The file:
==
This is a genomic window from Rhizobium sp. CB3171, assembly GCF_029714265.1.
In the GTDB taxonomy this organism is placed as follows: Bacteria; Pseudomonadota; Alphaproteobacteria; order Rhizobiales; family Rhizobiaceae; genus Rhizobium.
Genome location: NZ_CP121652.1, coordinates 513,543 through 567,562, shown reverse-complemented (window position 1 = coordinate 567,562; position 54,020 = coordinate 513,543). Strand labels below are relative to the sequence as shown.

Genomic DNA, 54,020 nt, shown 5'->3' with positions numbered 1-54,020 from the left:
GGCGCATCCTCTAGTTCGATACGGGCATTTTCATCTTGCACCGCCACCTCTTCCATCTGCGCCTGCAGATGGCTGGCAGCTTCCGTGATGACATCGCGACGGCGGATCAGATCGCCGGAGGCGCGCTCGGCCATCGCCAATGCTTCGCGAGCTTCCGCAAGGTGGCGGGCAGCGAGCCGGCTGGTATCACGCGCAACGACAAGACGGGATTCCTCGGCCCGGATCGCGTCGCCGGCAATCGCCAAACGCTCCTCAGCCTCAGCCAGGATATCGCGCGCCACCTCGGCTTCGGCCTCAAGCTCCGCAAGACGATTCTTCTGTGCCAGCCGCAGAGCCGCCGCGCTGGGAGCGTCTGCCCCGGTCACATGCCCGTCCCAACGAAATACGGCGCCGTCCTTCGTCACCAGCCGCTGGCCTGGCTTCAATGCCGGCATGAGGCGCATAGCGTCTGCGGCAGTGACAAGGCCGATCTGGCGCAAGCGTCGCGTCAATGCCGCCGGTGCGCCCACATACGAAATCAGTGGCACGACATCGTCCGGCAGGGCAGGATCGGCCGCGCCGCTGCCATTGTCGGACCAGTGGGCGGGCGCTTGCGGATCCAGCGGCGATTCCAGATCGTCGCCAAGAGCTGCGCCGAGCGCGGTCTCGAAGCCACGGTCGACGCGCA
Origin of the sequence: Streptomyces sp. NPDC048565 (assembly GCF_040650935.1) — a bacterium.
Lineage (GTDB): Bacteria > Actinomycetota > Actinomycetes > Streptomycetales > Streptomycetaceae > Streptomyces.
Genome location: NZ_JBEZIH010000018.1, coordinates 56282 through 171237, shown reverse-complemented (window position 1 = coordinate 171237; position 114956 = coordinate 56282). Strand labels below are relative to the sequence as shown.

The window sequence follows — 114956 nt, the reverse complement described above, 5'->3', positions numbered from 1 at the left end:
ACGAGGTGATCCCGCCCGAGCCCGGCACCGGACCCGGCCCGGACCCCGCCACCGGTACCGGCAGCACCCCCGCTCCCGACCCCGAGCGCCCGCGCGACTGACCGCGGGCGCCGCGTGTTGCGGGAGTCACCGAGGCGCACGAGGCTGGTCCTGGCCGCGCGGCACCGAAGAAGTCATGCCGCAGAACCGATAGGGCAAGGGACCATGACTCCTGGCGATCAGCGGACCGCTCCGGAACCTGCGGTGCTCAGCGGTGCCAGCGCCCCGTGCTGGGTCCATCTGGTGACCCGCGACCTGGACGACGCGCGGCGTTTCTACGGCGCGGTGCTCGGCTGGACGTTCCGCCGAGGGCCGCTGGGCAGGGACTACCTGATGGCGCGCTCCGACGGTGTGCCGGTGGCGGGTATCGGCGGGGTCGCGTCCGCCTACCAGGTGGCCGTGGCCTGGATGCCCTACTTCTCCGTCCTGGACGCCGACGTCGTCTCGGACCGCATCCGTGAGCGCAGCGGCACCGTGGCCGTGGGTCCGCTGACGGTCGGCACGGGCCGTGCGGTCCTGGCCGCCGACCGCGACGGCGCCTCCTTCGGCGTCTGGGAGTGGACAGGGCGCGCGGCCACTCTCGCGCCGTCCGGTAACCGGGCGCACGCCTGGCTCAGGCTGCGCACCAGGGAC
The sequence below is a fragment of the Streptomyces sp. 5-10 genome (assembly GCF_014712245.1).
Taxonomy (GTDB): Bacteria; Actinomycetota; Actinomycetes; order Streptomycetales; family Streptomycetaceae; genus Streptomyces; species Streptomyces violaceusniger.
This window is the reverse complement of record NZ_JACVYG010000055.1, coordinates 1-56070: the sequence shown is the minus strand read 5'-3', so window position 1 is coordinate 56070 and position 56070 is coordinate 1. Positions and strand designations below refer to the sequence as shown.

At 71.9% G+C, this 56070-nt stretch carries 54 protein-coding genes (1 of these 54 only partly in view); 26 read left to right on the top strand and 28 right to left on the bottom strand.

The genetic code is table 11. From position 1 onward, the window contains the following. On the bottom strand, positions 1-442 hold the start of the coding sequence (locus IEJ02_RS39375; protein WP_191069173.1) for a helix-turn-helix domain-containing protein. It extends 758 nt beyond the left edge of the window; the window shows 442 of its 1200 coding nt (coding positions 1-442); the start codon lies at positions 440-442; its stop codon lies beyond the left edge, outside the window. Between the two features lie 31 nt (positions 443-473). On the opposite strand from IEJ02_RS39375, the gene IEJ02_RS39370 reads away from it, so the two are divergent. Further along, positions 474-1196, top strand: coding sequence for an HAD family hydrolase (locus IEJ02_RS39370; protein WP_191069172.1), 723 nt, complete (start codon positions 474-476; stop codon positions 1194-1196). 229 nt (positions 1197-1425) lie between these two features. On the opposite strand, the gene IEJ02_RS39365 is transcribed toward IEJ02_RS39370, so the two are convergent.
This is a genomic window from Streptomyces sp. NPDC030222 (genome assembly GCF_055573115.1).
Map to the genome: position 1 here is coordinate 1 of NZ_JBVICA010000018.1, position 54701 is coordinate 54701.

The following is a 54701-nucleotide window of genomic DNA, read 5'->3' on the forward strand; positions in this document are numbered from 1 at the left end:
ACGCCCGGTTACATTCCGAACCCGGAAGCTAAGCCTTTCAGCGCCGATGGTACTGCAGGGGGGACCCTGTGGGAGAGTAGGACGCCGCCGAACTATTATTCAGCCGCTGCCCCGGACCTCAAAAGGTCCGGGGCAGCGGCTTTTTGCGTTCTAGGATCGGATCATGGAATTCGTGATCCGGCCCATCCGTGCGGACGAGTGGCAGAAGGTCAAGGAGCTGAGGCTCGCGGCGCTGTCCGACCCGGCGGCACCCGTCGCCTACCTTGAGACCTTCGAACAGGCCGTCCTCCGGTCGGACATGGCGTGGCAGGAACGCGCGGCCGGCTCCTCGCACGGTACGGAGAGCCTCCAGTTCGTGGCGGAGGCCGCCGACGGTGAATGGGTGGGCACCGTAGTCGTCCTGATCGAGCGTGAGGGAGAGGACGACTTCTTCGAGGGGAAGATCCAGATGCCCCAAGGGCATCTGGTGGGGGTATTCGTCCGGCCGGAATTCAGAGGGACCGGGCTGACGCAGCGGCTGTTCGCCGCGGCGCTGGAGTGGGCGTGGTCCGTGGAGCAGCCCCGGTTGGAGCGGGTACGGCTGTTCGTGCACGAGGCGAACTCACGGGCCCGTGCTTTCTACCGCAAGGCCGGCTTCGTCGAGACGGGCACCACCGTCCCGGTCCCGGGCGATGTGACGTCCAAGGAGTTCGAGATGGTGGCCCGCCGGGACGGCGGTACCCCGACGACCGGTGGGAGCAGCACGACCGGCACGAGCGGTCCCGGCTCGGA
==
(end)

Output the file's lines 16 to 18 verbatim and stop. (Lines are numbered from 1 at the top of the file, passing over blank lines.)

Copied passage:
This is a genomic window from Streptomyces sp. NPDC030222 (genome assembly GCF_055573115.1).
Map to the genome: position 1 here is coordinate 1 of NZ_JBVICA010000018.1, position 54701 is coordinate 54701.

The following is a 54701-nucleotide window of genomic DNA, read 5'->3' on the forward strand; positions in this document are numbered from 1 at the left end: